BT is pushing further into the security space with Eagle-i, which uses AI and automation to detect and neutralise cyberattacks before they can cause damage.
In response to growing cyberthreats globally, UK telecom giant BT has launched a new security platform that uses AI to predict and prevent cyberattacks.
After taking a multimillion-pound stake in cyber firm Safe Security earlier this year, the London-based company is pushing further into the security space with the Eagle-I platform.
Using AI and automation, Eagle-i aims to predict, detect and neutralise security threats before any damage is caused. Designed to self-learn after each attack, the platform can constantly improve its effectiveness across a multi-cloud environment.
“By blending human oversight with real-time monitoring and automated decision-making, we can proactively detect anomalies and update your protections against next-generation threats,” BT’s website section on Eagle-i reads.
Recent research from BT found that there has been a 50pc increase in malware traffic over the past six months. This coincides with a global shortage in skilled cybersecurity professionals, exposing organisations to risk.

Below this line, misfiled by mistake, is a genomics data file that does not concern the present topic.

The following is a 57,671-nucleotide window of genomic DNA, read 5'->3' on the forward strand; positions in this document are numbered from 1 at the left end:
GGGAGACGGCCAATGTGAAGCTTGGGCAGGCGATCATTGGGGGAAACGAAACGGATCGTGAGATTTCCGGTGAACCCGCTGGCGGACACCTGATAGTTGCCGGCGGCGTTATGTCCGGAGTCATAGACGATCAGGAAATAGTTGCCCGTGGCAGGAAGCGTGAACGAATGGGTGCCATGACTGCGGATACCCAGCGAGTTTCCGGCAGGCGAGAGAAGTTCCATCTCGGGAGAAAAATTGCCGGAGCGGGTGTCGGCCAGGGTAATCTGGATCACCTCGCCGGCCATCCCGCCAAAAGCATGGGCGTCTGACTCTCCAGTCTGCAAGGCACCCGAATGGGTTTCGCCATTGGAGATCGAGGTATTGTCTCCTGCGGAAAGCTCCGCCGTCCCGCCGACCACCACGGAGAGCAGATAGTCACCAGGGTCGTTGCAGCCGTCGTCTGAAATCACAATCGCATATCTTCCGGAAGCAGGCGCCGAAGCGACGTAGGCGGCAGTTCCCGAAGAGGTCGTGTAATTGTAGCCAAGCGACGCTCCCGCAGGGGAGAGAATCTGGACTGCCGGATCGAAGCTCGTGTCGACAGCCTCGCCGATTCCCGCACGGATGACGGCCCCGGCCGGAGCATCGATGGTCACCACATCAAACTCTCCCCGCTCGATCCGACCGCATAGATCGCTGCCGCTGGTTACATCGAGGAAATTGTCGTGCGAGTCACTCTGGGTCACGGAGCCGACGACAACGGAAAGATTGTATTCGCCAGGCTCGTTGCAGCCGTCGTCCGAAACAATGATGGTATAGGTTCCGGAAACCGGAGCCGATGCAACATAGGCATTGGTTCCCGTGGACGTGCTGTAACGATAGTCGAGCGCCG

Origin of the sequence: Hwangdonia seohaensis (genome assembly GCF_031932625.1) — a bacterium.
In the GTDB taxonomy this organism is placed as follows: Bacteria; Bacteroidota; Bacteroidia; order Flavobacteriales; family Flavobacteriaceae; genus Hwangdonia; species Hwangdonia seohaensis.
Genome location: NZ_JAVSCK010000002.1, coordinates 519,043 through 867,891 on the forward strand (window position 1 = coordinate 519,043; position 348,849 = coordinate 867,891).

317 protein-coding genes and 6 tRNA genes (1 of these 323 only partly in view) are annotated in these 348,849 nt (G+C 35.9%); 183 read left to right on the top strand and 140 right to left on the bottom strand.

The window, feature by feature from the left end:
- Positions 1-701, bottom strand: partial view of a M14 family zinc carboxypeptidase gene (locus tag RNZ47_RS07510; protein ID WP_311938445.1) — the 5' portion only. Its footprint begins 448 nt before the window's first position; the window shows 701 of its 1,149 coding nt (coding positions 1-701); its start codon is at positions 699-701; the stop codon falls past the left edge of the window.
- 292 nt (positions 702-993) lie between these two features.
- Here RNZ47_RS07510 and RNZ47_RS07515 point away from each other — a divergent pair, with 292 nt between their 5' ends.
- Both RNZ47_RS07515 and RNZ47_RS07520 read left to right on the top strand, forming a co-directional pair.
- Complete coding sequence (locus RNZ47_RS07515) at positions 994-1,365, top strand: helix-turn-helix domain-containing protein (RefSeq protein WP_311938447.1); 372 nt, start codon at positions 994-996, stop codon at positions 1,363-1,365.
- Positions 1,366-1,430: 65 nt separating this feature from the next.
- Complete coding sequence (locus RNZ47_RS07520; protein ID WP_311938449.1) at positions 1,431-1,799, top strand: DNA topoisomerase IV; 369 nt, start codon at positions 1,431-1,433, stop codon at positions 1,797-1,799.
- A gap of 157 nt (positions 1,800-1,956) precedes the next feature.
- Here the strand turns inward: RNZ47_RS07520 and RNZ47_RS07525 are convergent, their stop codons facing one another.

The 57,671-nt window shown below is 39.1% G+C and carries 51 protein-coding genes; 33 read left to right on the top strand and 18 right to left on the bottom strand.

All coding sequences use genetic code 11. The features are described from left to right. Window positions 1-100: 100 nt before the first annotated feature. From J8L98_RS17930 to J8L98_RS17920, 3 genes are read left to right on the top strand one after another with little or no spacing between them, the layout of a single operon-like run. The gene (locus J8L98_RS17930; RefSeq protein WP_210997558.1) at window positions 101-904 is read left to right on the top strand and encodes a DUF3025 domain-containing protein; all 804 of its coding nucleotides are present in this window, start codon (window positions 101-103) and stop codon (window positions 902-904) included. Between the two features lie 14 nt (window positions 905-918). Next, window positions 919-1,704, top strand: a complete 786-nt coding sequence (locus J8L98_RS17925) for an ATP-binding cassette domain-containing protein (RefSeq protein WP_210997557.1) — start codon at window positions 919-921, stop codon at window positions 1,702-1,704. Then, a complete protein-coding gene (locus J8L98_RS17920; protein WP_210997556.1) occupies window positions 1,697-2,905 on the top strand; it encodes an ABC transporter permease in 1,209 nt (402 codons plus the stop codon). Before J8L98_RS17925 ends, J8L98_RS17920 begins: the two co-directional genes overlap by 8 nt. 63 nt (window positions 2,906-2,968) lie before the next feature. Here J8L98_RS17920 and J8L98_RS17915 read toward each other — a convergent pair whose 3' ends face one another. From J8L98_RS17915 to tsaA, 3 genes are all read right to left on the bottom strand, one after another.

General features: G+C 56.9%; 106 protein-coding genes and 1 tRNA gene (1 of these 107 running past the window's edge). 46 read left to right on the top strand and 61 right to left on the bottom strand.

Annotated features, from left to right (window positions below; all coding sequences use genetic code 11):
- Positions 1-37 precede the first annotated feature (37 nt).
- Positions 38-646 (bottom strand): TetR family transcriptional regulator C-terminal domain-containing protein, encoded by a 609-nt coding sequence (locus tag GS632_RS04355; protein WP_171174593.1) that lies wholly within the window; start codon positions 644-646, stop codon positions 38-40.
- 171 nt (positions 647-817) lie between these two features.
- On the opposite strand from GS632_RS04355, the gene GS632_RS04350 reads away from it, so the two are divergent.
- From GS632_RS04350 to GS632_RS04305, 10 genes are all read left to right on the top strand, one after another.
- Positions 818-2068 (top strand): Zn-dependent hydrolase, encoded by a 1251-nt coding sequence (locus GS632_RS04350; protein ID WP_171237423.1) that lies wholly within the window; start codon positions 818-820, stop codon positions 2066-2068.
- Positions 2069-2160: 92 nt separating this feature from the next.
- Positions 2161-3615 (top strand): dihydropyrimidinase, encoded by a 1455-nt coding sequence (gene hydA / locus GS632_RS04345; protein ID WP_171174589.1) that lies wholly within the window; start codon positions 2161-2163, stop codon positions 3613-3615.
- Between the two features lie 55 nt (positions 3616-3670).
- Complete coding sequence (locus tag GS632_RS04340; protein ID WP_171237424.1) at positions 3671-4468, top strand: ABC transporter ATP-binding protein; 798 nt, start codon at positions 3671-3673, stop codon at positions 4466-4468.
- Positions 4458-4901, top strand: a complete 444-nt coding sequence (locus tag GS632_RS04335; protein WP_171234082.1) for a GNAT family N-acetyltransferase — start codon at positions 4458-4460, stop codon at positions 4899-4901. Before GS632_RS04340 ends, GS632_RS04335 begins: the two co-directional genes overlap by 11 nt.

“Security is now at the top of the boardroom and government agenda – yet many organisations are seeing their cyber risks increase to unmanageable levels,” BT Security managing director Kevin Brown said.
“This situation demands a new, proactive approach. Eagle-i leverages the latest advances in AI and automation to continually monitor, learn and evolve so customers can stay a step ahead of cybercriminals.”
Eyes on cybersecurity
Earlier this year, BT made its first major third-party investment in cybersecurity since 2006 by acquiring a majority stake in Silicon Valley-based risk management start-up Safe Security.
BT CEO Philip Jansen said at the time that the investment was part of BT’s intention to grow in the global cybersecurity sector.
“Adding Safe to BT’s proactive, predictive security services will give customers an enhanced view of their threat level, and rapidly pinpoint specific actions needed to strengthen their defences,” he said.
“Already one of the world’s leading providers in a highly fragmented security market, this investment is a clear sign of BT’s ambition to grow further.”
Based in the UK, BT has operations in more than 180 countries and reported revenue of more than £21bn last year. In February, BT announced it would recruit for 70 new jobs in Dublin for its new procurement company BT Sourced.
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